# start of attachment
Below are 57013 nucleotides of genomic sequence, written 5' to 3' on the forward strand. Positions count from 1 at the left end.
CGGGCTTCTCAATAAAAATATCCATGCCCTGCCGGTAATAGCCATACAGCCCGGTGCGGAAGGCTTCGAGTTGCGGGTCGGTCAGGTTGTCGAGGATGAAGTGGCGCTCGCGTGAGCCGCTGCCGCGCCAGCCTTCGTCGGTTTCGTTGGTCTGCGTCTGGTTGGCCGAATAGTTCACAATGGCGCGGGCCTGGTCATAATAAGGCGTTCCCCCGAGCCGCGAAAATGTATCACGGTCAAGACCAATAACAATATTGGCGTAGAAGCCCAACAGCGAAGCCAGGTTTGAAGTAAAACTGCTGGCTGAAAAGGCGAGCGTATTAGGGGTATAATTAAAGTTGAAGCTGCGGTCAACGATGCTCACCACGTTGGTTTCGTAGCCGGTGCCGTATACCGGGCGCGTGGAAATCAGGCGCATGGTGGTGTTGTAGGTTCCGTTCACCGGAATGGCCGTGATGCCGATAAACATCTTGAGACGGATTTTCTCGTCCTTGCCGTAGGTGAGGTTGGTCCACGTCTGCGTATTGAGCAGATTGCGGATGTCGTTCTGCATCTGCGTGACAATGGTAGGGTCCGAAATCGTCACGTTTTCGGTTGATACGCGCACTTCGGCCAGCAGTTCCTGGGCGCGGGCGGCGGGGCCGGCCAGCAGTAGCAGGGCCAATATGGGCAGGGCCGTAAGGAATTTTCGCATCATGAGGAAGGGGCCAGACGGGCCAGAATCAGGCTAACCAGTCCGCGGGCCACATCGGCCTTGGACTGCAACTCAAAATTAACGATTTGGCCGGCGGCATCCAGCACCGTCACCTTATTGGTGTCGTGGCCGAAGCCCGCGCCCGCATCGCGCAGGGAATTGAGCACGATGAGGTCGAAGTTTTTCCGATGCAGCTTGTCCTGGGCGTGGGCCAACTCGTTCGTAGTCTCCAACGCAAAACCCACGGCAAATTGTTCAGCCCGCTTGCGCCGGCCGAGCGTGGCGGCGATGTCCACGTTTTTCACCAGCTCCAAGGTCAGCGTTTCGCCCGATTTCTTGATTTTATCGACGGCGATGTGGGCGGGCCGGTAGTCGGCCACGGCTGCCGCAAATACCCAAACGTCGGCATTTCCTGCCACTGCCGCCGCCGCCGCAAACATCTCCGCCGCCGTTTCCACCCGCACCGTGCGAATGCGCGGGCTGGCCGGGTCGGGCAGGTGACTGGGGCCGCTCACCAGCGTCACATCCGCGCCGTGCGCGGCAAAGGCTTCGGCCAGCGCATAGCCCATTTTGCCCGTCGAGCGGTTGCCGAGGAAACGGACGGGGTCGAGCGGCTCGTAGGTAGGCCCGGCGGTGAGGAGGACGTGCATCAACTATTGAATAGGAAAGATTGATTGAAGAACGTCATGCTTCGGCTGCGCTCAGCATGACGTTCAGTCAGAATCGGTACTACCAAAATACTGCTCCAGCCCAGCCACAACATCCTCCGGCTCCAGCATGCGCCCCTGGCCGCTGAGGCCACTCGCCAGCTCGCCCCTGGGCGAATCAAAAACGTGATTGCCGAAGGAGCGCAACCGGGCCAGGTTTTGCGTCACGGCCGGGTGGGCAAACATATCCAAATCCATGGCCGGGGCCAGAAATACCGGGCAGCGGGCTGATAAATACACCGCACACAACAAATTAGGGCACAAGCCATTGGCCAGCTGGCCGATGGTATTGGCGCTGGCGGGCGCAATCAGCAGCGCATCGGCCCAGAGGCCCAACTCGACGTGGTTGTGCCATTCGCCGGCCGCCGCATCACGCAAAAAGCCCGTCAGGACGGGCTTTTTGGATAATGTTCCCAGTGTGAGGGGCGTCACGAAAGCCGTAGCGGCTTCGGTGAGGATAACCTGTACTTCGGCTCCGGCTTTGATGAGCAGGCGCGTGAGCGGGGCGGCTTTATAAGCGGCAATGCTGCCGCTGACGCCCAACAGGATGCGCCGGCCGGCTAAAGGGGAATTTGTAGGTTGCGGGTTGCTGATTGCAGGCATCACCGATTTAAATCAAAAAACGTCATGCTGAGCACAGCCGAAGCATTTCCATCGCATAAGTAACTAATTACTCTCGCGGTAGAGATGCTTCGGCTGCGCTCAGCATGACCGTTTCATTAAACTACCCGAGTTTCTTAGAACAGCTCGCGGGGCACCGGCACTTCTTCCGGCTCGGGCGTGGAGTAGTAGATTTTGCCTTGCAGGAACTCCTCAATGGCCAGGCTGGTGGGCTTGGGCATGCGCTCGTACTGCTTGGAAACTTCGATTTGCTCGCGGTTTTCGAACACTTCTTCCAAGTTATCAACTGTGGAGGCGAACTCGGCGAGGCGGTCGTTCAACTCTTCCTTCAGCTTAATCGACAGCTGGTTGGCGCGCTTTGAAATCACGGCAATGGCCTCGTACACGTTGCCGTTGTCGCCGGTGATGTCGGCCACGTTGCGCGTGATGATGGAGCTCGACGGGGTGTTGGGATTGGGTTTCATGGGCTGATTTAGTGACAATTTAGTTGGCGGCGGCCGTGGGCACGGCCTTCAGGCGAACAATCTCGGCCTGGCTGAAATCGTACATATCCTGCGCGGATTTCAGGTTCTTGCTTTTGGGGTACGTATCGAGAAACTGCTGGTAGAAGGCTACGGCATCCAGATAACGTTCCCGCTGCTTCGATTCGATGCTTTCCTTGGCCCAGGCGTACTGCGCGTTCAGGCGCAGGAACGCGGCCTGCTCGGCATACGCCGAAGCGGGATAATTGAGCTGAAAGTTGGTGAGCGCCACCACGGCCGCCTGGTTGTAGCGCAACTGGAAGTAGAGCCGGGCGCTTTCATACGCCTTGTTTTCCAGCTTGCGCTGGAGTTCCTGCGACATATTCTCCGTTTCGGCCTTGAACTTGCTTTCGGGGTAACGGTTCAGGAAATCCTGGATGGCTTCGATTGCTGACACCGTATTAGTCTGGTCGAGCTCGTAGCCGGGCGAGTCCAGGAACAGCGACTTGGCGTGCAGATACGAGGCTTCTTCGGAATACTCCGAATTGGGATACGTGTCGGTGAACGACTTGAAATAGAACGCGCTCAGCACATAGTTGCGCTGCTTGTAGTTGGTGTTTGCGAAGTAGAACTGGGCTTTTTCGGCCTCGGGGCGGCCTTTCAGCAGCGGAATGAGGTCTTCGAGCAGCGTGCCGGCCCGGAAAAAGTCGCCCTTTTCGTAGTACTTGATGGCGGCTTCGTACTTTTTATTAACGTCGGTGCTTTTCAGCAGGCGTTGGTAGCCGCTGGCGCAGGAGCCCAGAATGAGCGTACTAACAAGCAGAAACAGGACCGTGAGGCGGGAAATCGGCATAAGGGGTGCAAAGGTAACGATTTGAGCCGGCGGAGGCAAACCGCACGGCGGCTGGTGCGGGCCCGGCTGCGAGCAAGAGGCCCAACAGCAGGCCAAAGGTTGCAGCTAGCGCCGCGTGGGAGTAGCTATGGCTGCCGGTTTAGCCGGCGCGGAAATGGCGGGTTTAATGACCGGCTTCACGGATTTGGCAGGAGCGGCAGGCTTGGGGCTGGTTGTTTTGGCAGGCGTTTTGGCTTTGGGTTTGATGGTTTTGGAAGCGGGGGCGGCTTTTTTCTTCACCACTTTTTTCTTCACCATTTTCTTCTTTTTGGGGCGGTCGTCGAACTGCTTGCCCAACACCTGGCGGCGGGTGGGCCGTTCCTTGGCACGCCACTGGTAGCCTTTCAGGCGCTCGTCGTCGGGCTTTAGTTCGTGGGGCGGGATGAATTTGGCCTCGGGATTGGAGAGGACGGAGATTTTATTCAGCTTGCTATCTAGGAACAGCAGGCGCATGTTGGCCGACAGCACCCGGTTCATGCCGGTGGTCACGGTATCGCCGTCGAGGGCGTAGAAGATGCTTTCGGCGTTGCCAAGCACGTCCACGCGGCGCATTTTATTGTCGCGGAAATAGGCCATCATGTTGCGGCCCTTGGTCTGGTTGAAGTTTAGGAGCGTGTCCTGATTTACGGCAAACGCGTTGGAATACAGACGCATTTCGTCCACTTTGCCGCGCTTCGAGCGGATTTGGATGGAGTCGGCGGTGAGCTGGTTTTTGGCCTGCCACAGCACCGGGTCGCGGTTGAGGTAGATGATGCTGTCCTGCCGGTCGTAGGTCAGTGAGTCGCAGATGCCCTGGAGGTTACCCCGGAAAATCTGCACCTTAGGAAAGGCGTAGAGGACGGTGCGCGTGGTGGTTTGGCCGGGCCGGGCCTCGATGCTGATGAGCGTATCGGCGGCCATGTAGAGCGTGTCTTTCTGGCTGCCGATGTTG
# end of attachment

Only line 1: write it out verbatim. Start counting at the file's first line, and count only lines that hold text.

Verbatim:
Below are 57013 nucleotides of genomic sequence, written 5' to 3' on the forward strand. Positions count from 1 at the left end.